Why Wood Badge?  Well for starters it is the best Scout leader training the BSA has.  No matter at which level you serve in Scouting, Wood Badge has something for you.  Whether you are the Chief Scout Executive or a Den Leader, Wood Badge will teach you how to provide a great program for our Scouts starting with why we do this thing called Scouting.  The Wood Badge experience gives you insight to the World of Scouting, not just your little piece.  It reinforces methods and Aims and gets all Scouters on the same sheet of music, and yep, you will be singing a lot!
Wood Badge allows you the much-needed opportunity to step back into the hiking boots of a Scout and be that Scout as he experiences Cub Scouting, Boy Scouting, and is introduced to Venture Scouts.  You get to learn like a Scout learns and in doing so you become a better communicator and teacher.  You learn to train and lead using the EDGE method.  I think you will find that this method satisfies every learning style and will assist you in sharpening your leadership skills.
Wood Badge sends you back to you unit with a song in your heart, a smile on your face, and a mission to make Scouting better.
The training at Wood Badge will make you a better Scouter, a better Spouse, a better employee when you use the tools taught in the course.  It gives you perspective on everything in your life and a method to work you future plans in and out of Scouting.  The Wood Badge training is world-class and is used in corporate America and in organizations big and small.
So why Wood Badge?  Well, for one thing, it is our direct link to Baden Powell’s training of Scouters.  The methods may have been refined, the uniforms certainly are different, and Scouting has changed with the times, but the Wood Badge is the Wood Badge and our history and tradition in Scouting is brought full circle in the Wood Badge experience.
When Baden Powell held the first Scoutmaster Training at Gilwell, he organized the participants into Patrols.  This is the foundation of a Boy Scout Troop and BP understood that we learn by doing and do it with our Patrol.  During the Wood Badge course the instruction all leads to doing.  Within the Patrol, the participants work together to become a high performance team.  Once this is realized, the experience can be taken back and applied in the Scouters unit.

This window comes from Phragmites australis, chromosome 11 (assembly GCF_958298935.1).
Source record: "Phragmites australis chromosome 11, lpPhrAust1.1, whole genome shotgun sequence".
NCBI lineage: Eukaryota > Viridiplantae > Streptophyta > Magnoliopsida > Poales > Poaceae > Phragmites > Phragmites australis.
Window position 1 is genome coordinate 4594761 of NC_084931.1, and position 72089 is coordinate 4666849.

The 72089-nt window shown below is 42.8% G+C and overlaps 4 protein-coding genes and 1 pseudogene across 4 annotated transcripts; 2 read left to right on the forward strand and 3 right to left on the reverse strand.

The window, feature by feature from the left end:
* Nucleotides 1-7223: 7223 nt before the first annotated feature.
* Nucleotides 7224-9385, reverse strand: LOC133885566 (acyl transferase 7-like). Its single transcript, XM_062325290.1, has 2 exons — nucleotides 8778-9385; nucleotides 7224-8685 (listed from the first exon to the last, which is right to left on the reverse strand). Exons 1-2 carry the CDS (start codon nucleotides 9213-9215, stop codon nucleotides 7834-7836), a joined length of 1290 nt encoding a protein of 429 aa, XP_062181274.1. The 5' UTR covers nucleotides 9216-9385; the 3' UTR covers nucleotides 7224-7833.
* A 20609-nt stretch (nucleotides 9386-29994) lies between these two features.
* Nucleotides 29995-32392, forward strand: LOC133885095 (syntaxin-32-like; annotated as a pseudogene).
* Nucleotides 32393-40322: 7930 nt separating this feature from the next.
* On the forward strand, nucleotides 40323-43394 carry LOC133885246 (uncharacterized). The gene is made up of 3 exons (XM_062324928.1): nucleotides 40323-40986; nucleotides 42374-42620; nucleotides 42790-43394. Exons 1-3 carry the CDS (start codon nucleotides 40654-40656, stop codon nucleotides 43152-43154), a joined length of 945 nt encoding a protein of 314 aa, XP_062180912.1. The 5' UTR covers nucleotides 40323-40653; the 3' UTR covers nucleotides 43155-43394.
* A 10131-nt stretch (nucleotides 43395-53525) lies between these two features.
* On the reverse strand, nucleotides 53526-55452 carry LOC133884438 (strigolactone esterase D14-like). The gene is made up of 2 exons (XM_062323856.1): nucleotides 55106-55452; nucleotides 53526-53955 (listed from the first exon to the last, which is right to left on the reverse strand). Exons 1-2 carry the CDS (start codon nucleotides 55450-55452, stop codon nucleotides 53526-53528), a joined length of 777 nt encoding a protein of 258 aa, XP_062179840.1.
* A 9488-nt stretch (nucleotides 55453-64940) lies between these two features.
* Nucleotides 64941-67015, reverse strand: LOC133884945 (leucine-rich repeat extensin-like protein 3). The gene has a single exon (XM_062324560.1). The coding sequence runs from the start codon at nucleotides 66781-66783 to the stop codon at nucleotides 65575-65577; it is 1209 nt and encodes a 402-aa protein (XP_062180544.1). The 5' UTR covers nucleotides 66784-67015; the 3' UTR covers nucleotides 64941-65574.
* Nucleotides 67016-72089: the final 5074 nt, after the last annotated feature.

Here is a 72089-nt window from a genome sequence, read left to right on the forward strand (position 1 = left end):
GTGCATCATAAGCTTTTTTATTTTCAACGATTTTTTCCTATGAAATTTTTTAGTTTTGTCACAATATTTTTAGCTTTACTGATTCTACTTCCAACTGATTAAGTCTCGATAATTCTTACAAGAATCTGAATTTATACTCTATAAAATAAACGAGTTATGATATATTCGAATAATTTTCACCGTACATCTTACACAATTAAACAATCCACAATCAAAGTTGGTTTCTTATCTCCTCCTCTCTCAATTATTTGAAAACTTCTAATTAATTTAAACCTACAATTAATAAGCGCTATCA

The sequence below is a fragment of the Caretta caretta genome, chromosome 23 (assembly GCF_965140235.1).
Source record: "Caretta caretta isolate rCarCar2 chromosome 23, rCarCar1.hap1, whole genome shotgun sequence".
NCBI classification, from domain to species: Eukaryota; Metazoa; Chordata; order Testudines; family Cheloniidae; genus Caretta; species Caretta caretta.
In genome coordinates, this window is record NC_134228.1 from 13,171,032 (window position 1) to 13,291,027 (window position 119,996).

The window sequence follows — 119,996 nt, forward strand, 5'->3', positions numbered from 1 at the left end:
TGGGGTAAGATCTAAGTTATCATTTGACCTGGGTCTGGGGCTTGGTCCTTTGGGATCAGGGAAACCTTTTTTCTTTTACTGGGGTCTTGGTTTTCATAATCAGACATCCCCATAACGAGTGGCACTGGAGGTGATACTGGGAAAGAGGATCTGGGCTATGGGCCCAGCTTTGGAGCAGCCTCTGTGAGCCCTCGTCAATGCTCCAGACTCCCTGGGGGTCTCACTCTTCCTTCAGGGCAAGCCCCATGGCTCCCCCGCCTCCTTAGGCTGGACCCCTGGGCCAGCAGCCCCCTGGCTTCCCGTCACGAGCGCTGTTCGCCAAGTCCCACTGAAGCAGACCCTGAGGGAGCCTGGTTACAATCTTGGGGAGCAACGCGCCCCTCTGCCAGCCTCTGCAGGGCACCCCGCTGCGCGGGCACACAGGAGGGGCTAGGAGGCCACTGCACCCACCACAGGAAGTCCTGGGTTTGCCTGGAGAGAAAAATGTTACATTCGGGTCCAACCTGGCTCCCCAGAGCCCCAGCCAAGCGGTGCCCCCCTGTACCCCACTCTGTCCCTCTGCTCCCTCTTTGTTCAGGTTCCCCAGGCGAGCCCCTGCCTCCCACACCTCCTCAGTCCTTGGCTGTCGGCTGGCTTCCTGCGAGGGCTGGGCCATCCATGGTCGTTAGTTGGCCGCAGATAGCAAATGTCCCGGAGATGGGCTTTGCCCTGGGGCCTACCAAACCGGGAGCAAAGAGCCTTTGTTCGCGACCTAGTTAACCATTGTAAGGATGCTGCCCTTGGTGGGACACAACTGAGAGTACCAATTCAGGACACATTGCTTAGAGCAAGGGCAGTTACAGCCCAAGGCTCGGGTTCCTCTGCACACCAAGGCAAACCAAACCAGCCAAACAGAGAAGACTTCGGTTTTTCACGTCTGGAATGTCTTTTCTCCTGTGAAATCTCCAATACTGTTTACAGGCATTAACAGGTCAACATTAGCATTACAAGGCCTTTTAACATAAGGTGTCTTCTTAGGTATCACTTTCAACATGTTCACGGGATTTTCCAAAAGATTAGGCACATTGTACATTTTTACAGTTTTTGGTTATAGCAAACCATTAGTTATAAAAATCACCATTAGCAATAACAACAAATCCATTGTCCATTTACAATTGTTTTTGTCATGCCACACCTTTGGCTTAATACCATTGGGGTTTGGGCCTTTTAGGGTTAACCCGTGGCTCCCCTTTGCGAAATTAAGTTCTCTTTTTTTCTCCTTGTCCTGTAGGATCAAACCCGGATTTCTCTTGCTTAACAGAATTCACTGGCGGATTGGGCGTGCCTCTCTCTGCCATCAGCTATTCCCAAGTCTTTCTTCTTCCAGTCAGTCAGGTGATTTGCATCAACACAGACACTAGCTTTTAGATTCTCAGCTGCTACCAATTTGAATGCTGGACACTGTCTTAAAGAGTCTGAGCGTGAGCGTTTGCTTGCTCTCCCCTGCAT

Wood Badge has four specific objectives and as a result of attending Wood Badge, participants will be able to:
First, View Scouting globally, as a family of interrelated, values-based programs that provide age-appropriate activities for youth.
Second. Recognize the contemporary leadership concepts utilized in corporate America and leading government organizations that are relevant to our values-based movement.
Third,  Apply the skills they learn from their participation as a member of a successful working team.
And finally, Revitalize their commitment by sharing in an overall inspirational experience that helps provide Scouting with the leadership it needs to accomplish its mission on an ongoing basis.
So Why Wood Badge?  Back when I became a new Scouter helping out with my oldest son’s Pack I was invited to go to Wood Badge.  I did not give it too much thought, after all, I was just a Cub Scout Den Leader, why do I need more training?  Then I became a Cubmaster, and again, an invitation to Wood Badge was extended.  A group of Scouters that were (and still are) super active in the District kept encouraging me to go to Wood Badge.  They kept telling me that this “Mountain Top” Scouting experience was something that I really needed to attend.  And again, I blew it off thinking that everything was going great in the Pack and I really didn’t need more leadership training.  In 2004 I became a Scoutmaster, and again the same group of Scouters encouraged me to get to Wood Badge.  I went to a Wood Badge dinner in January of 2005.  It was a gathering to recognize Wood Badge participants that had completed their tickets and introduce Wood Badge to prospective participants.  My wife and I went and enjoyed the evening.  The room was filled with the most enthusiastic Scouters I have ever seen.  They were from every corner of the council and represented every level of Scouting.  Toward the end of the program a Scouter stood in front of the crowd and asked if “There were any Beavers in the house?”  At first I thought he was referring to the Oregon State Beavers.. but what happened next sealed the deal for me.  About a dozen Scouters stood up and broke out in song, when they were finished, the whole room (well those Scouters with beads on) stood and sang.  They all sat down and about another dozen different Scouters stood and sang a verse about Bobwhites.. and so it went till the whole room was singing.  The staffers closed out the song and everyone began hugging and shaking hands and there was nothing but smiles and laughter in the room.  I sat there with my wife with a big grin on my face.  My wife looked at me and said.. “Well… go sign up.”  And that night I registered for the next course. 
I participated in WE1-492-1-05 and was placed in the Beaver Patrol.  I did have a “Mountain Top” experience and took all I learned back to my Troop.  In 2009 I was asked to be on Staff.  I had to turn it down because I was over extended as not only the Scoutmaster of my Troop, but the Scoutmaster of a Troop heading to the National Jamboree.  In late 2010, I was asked again to be on staff for the 2011 course and I immediately said yes.  I served as a Troop guide for W1-492-11 and as I have shared with my fellow Troop guides and the mighty Buffalo Patrol, “I had a great experience when I went to Wood Badge, I fell in love with Wood Badge on staff.”  Early this year I was asked again to staff a Wood Badge course.  And again, I said yes. 
The people who attend Wood Badge and those that staff Wood Badge are the greatest Scouters out there.  Their dedication to Scouting and the youth we serve is second to none.  Their committment to training and making the Scouting organization better is beyond compare.
So Why Wood Badge?  Why Not?